Each and every sculpture is similar yet different. Ren Ri placed the queen bee in the middle of the box, letting the worker bees build the beehive around her. Every seven days, as a reference to the biblical seven days of creation, the artist shifted the position of the hive, to create a living object. The ordered randomness and chaos of nature, coupled with the logic of a human mind, has allowed Ren Ri to create a series that reflects the transformations and changes inherent in life, and perhaps also a message of strength, of fighting against the odds to continue to flourish. This makes me think of the symbolism of bees west of China, in ancient Egypt, for example, where the tiny golden, buzzing insect was an insignia for kingship or, during the Merovingian dynasty in mid-5th century France and later for Napoleon, where they signified immortality and resurrection.

Leaving the realm of bee castles below, the upper floor accommodates a second series of works, Yuan Su I: The Origin of Geometry (2007). Of a more modest scale and presented within wood and acrylic frames, the series appear like paintings albeit not traditionally displayed on walls, but rather floating around the space horizontally on low plinths. Like their counterparts downstairs, these pieces merge the natural and the artificial, yet appear as shots of landscapes from above – ancient maps of the surface of the Earth, with its valleys, mountains, hills and rivers, merging and disappearing into each other in a monochrome beige surface. Light reliefs appear and disappear, as if Ren Ri had been talking to the bees and showing them photographs of landscapes, satellite images and maps of the globe.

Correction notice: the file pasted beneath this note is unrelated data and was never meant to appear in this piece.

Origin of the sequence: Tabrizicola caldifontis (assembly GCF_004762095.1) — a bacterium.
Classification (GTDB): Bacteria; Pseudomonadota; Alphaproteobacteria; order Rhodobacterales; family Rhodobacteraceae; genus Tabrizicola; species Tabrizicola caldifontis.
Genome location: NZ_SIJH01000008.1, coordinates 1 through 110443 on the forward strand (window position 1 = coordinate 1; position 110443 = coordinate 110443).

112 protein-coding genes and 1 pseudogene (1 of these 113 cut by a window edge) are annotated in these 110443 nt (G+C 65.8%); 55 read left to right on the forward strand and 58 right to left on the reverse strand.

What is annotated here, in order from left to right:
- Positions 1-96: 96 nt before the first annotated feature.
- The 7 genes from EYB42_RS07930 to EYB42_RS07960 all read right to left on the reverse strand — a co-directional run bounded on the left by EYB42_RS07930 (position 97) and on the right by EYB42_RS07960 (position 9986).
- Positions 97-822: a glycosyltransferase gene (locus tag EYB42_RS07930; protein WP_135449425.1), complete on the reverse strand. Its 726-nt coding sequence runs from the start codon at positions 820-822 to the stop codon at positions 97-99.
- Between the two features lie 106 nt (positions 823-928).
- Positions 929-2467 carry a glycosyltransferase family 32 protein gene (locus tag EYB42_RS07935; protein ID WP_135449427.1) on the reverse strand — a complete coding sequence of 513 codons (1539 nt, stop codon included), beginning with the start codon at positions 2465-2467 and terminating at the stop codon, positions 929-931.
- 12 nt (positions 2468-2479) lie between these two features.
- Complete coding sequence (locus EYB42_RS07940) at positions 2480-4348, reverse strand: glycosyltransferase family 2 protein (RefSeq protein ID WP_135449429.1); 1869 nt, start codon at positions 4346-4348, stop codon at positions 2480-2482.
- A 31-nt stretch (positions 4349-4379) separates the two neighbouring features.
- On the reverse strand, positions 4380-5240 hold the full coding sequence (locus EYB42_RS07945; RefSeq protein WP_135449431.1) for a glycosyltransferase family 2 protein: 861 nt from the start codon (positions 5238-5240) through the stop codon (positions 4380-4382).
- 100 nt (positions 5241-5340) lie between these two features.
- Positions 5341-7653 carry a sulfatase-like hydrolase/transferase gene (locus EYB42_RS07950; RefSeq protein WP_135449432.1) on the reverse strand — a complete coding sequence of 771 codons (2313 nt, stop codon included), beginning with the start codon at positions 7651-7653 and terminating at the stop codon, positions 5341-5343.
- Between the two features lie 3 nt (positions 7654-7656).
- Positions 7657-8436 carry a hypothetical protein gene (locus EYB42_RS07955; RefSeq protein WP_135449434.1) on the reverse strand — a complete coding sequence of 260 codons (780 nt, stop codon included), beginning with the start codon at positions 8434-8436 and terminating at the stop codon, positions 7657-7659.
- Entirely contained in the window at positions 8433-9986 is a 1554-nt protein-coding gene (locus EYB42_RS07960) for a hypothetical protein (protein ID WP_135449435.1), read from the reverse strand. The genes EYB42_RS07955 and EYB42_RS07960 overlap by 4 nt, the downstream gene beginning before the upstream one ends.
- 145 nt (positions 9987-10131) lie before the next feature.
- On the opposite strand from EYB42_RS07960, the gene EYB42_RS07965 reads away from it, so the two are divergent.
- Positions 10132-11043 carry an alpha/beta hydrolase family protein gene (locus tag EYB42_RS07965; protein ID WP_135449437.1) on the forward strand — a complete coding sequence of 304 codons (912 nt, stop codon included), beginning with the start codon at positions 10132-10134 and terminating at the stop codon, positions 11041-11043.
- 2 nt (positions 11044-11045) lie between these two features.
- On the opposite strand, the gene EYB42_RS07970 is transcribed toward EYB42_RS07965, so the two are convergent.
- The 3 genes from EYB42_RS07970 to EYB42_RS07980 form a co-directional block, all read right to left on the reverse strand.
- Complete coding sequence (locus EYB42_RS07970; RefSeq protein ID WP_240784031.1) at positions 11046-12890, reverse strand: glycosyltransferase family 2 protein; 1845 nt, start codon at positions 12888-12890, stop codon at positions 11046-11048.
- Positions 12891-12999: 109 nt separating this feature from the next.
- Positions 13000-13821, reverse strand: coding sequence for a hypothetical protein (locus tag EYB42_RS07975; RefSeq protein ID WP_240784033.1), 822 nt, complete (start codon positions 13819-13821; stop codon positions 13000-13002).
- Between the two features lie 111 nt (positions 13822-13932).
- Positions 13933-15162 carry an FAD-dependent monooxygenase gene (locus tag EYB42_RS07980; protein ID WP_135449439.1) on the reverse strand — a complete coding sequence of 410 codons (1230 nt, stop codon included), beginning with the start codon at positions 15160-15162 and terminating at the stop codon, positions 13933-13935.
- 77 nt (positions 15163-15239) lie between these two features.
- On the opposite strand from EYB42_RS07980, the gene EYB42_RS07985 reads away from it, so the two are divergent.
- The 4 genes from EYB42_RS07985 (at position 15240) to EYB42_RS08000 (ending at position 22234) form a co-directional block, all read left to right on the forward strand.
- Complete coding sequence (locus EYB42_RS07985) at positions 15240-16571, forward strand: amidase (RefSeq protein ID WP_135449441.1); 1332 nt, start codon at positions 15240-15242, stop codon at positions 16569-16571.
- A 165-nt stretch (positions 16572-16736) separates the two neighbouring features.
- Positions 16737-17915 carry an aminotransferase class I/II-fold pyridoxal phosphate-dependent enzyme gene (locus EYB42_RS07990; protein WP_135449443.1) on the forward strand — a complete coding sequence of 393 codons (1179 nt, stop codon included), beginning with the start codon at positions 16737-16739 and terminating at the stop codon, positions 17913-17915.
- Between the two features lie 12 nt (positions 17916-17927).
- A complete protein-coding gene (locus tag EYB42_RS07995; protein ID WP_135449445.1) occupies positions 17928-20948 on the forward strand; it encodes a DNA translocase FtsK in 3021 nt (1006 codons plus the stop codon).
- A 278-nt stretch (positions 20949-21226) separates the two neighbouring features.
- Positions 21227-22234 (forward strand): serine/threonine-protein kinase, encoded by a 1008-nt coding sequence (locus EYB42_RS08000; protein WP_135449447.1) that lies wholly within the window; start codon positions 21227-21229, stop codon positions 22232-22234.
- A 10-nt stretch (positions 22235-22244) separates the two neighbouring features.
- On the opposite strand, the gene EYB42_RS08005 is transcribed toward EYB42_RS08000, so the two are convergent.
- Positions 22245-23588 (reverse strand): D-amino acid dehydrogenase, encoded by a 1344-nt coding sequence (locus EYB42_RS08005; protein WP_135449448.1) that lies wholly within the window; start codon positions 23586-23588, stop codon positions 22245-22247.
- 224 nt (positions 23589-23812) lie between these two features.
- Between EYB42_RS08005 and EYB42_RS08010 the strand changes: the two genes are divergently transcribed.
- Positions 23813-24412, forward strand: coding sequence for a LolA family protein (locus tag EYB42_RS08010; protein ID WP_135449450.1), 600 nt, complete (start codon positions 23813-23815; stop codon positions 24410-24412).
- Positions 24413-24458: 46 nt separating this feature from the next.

These works remind me of classical Chinese landscape painting. I am tempted to make the connection and see it is as a contemporary re-interpretation of that ancient form of art that so interested and delighted the cultured scholars and emperors of China. The same goes for the sculptures, which as similar to scholar’s rocks, stand in a pure garden, symbols of spirituality and the longing for a connection with nature.

The philosophy of Daoism and the inextricable relationship between man and nature seem to have inspired Ren Ri in his work, who says that

the duality of interactions between the human body and the bees is not simply in the physical sense; more importantly it hints at an interrelated force and its counterforce.’

Ren Ri’s works are an investigation into the forces of Nature and the effects and consequences of human intervention. This concept is expressed in the title, where Yuan means ‘element’ and su is ‘mould’ – and Yuansu can be translated as ‘a comprehension of the gestalt of life’. Ren Ri sees his sculptures as a representation of the truth of human/nature interactions, which are governed by harmony, destruction, moulding and interference, and can be unpredictable and volatile, yet wonderful at the same time.

I cannot but think that Ren Ri has inspired me, and perhaps by extension, the citizens of Hong Kong. Like those literati and emperors that painted or collected landscapes and rocks in their studios and made miniature gardens to stroll in and feel one with Nature, Ren Ri transforms the white cube of Pearl Lam’s new space into one of those contemplative spaces, albeit a futuristic one. In a city as busy and bustling as Hong Kong, where one mostly walks through walkways from steel-and-glass skyscraper to concrete highrise and almost never sees the sky or much of the natural landscape, Ren Ri’s exhibition gives the metropolitan dweller that breath of fresh air and that space to contemplate life, its transformations, our wholeness with nature and our place on this earth.